Not Enough Cooks in the Kitchen?!
In this edition of the Dorsey Dish, we’re taking a closer look at a recent Wonkblog post published by Roberto Ferdman on the Washington Post’s website, The crippling problem restaurant-goers haven’t noticed but chefs are freaking out about, citing a shortage of cooks in many restaurants. The article explains that many restaurants in cities such as Chicago, New York, and San Francisco are in need of entry-level cooks, fresh out of culinary school, who are eager and excited to get their career started, but they are simply not seeing the response to postings for open positions that they once did. While many of us tend to associate a Head Chef with the success of a kitchen within a restaurant, we must not take for granted the role and contributions of line cooks, grill cooks, prep cooks, and others who play a hand in the day to day operation of a kitchen. While a Head Chef leads the team and often develops the menu, the cooks are often the ones chiefly responsible for producing dishes that we enjoy when visiting a restaurant.
The Rise of New Restaurants
With a shortage of skilled cooks, this poses a potential problem as the restaurant industry continues to grow and new establishments open. Ferdman shares a study from the National Restaurant Association that says, “Growth in the number of hospitality job openings accelerated sharply [in 2014], a development that was out of sync with the pace of hiring.” This is definitely a concern for restaurant managers and owners, because if they are unable to attract, hire, and retain talented cooks, this may result in slower kitchen service, which in turn could have a negative impact on customer service and satisfaction.
This growth phenomenon is certainly not limited to big cities like Chicago and New York. Here in Michigan, and specifically in Metro Detroit, we’re continuing to see the culinary landscape grow and flourish. For example, did you know that earlier this year, Zagat names Detroit as number three in a list of the nation’s 10 “next hot food cities”?! Specifically, when referring to the Motor City, Zagat stated, “Detroit's burgeoning culinary scene, fueled by a ballsy, DIY attitude, is ready to hold its own in the national arena.” You can read more here in an article that was published by the Detroit Free News. In addition, new restaurants are opening and existing restaurants are growing! This past week, WXYZ-TV featured two local restaurants now hiring in their Workers Wanted segments. Mabel Gray in Hazel Park will be opening soon and is currently hiring for all positions and Jim Brady’s Detroit will be opening a second location in Royal Oak and is also hiring for all positions.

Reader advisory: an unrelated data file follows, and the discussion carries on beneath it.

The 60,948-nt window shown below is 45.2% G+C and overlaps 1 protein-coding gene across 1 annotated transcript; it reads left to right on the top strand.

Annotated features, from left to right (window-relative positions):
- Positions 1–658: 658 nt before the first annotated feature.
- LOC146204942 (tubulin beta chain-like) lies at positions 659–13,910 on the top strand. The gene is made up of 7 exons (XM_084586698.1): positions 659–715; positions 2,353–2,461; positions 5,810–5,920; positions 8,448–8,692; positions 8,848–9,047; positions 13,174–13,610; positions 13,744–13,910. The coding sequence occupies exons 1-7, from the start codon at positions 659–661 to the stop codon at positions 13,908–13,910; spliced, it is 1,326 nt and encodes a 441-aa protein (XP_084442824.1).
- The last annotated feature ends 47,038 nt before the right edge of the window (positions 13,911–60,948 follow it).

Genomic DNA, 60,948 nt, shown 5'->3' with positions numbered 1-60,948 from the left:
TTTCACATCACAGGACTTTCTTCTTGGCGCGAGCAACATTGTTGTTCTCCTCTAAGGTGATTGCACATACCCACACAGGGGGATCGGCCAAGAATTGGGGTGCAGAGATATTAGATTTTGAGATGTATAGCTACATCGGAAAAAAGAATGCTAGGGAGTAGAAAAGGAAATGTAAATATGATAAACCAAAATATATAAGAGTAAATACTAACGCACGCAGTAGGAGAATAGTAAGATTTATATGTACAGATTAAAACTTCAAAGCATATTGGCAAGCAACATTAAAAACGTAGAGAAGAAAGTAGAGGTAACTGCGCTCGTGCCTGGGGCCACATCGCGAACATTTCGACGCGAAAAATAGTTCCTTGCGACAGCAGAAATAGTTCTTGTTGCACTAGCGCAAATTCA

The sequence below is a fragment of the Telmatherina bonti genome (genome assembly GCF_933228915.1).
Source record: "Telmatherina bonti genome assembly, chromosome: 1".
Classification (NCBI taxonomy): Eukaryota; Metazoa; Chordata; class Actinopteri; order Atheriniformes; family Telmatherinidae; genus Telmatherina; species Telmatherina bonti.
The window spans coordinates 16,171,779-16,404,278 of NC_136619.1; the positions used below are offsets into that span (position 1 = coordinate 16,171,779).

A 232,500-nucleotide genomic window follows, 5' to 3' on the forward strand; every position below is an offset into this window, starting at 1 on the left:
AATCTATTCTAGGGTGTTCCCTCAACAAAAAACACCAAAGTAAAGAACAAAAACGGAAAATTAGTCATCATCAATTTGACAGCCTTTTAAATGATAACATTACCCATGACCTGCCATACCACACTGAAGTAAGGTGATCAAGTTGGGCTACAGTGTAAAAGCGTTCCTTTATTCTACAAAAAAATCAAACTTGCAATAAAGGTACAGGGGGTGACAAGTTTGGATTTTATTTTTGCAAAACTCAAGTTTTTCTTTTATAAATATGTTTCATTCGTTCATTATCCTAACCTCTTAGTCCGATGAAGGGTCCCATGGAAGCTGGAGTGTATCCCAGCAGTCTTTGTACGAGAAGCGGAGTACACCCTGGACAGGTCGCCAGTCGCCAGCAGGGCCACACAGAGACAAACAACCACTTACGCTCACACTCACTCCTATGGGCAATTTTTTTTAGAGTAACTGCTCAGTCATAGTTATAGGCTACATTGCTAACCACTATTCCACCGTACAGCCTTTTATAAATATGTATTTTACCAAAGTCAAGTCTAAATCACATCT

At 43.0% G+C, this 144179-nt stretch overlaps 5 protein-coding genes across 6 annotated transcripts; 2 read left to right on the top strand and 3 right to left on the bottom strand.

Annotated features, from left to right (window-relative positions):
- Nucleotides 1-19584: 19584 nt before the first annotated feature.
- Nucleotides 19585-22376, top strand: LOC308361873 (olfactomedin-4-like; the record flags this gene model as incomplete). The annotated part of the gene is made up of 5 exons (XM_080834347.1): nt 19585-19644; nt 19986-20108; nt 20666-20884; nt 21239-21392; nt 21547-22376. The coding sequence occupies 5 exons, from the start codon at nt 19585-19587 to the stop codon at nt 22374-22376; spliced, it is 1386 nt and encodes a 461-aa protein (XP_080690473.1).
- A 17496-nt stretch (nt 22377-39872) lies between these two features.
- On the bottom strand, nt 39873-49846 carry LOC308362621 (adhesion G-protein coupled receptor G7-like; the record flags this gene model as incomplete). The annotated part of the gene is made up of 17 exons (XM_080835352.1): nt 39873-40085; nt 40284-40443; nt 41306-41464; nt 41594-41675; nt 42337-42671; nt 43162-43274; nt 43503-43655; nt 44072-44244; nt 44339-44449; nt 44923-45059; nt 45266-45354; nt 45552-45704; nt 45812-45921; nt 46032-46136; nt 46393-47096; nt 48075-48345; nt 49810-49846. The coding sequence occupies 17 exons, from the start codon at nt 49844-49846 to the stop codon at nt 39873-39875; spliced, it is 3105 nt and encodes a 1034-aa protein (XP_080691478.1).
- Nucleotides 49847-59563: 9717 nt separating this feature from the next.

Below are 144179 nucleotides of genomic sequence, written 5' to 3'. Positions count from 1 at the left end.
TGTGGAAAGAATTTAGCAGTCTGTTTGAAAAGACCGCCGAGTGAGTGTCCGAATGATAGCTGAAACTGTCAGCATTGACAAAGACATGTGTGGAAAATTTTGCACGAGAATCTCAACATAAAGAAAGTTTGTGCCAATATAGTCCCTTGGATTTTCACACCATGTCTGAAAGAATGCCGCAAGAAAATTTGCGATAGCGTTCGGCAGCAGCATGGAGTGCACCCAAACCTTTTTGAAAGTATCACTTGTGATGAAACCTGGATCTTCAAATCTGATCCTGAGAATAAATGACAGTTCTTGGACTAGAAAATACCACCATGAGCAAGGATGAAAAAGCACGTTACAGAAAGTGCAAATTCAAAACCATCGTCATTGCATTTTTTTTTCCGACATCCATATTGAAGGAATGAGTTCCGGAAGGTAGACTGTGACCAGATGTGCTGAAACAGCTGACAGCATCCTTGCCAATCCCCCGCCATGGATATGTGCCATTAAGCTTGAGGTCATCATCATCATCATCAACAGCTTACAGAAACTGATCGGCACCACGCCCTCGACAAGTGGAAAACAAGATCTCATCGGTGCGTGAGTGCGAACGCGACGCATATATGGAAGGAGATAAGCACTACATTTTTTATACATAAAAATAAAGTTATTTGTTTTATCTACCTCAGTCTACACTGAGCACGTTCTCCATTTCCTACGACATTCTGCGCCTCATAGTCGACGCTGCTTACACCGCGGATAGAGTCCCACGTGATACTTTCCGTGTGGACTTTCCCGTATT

Dorsey Schools Culinary Arts Program
Do you want to be part of a growing Culinary Revolution? Does the world of cooking intrigue you? Are you excited about the happenings inside a kitchen? Perhaps you thrive in recreating delicious dishes into masterful works for others to enjoy? If this sounds like you, training at Dorsey Schools may be a path you want to consider. The Culinary Arts program at Dorsey Schools (available at the Roseville, MI and Waterford-Pontiac, MI campuses) offers instruction in both the classroom setting as well as in our on-campus kitchens. Students will have the opportunity to learn a variety of skills and techniques in classes throughout the program. Topics covered in the training include sanitation, knife skills, mise en place, butchering, food preparation, various cooking techniques, baking, nutrition, healthy cooking menu planning, catering, and kitchen management. During the last module of training, students will also have an opportunity to participate in an externship where they can take the knowledge and skills learned throughout the program and put it into practice in an actual occupational setting. The Culinary Arts program at Dorsey Schools is accredited by the American Culinary Federation Education Foundation’s (ACFEF) Accrediting Commission. Students of the Dorsey Schools Culinary Arts training program will have the opportunity to become active members of the American Culinary Federation (“ACF”) as a Student Culinarian, and ACF student members are eligible to receive an ACF designation of Certified Culinarian after graduation and completing one year of full time employment in the field.
Are you ready to get your new career cooking? If so, contact Dorsey Schools today by calling 888-422-1188 or request information here!
For more information about our graduation rates, the median debt of students who have completed the program, and other important information, please visit www.dorsey.edu/disclosures.